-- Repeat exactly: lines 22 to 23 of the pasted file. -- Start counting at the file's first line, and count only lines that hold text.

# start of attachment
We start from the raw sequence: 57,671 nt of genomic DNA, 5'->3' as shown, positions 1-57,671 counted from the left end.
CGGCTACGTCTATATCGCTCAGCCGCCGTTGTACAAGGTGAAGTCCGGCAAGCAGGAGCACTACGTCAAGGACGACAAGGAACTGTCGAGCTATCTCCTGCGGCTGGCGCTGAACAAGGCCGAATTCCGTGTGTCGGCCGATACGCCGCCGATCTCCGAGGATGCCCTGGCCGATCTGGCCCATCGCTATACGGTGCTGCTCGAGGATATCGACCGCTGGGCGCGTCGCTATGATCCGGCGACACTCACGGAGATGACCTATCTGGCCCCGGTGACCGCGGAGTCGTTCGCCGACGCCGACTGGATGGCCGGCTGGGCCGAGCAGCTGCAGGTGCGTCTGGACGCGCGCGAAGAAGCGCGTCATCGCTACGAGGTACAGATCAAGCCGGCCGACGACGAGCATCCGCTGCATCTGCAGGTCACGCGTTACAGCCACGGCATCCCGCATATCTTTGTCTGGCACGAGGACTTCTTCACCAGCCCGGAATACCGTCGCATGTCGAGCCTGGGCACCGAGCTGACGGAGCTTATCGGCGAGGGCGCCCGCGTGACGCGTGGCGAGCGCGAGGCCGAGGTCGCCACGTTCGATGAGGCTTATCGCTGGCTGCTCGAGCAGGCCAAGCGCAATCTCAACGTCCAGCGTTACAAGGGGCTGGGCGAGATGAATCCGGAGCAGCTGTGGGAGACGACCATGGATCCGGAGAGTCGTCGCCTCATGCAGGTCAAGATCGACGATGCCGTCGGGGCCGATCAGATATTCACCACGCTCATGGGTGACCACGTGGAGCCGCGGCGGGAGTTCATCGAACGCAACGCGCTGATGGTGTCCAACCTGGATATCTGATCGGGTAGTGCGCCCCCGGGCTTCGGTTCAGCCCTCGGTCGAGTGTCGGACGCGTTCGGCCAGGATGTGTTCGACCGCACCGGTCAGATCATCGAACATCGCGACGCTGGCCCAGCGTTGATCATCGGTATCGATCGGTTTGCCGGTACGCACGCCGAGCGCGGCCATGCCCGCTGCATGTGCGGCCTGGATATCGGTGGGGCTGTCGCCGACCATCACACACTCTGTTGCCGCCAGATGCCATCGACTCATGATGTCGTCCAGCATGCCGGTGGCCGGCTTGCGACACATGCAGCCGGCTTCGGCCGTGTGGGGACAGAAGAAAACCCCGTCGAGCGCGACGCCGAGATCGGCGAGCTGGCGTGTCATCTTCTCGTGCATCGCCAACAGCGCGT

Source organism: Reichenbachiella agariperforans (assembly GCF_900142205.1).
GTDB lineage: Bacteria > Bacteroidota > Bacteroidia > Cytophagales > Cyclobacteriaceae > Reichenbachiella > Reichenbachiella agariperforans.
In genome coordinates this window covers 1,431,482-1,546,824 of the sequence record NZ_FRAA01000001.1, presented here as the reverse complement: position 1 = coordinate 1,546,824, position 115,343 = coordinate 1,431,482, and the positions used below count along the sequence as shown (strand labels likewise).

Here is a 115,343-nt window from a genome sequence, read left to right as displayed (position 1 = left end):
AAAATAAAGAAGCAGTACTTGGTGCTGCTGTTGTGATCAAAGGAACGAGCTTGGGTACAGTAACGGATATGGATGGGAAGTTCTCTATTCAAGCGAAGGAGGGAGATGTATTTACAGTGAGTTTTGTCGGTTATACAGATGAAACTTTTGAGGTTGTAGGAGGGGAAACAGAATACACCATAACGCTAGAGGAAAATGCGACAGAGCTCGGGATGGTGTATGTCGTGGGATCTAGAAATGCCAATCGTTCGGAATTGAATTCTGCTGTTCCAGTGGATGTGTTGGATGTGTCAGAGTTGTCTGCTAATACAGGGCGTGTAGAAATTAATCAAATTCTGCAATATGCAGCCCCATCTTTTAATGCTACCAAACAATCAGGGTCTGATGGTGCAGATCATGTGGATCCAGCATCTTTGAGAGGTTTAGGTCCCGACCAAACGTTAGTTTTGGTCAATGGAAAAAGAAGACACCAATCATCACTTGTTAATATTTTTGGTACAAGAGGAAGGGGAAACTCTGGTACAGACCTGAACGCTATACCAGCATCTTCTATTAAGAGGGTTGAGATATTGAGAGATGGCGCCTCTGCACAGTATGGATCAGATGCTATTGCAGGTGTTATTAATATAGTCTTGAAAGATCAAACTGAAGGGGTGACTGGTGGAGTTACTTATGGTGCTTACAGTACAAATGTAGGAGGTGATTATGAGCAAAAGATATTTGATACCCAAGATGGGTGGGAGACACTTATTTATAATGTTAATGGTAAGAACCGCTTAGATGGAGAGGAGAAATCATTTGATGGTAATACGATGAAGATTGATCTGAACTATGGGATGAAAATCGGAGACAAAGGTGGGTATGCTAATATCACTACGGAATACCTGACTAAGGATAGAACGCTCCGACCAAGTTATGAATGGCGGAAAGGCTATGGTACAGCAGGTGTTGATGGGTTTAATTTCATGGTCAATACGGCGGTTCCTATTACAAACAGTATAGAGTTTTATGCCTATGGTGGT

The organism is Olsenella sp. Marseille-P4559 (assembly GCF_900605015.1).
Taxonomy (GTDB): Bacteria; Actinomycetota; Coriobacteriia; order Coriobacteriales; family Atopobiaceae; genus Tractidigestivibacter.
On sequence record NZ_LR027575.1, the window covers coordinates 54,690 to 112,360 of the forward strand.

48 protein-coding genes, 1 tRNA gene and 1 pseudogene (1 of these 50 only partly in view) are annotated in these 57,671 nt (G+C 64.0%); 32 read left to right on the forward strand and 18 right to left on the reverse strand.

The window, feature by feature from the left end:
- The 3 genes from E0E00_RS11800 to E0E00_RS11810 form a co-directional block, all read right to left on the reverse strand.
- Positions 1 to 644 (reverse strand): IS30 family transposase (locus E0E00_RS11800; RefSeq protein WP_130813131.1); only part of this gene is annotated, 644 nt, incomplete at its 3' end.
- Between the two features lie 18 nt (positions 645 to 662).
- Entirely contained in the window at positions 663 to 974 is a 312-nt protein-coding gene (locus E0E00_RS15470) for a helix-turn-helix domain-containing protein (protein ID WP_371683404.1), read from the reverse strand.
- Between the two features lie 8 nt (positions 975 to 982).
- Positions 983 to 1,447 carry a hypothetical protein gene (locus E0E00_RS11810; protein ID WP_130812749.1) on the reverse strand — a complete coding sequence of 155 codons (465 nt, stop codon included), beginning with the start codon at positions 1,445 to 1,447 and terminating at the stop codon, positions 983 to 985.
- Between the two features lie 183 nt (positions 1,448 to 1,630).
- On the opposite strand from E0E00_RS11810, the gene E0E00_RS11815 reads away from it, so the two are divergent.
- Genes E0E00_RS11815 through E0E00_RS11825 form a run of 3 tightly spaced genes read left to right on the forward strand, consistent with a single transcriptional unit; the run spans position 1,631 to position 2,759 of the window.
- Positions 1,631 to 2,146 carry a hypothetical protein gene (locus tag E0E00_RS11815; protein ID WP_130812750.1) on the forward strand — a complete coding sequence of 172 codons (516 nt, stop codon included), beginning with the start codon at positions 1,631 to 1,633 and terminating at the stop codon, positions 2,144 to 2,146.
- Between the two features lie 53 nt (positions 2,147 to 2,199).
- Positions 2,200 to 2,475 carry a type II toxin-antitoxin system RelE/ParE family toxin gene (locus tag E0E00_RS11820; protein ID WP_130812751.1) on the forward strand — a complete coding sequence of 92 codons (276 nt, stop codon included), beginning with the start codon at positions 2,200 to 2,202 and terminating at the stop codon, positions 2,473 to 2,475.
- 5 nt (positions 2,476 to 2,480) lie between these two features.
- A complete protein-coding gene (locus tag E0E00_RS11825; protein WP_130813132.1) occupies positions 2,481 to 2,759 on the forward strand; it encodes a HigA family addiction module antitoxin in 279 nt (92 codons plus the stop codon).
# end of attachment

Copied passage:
- Positions 1,631 to 2,146 carry a hypothetical protein gene (locus tag E0E00_RS11815; protein ID WP_130812750.1) on the forward strand — a complete coding sequence of 172 codons (516 nt, stop codon included), beginning with the start codon at positions 1,631 to 1,633 and terminating at the stop codon, positions 2,144 to 2,146.
- Between the two features lie 53 nt (positions 2,147 to 2,199).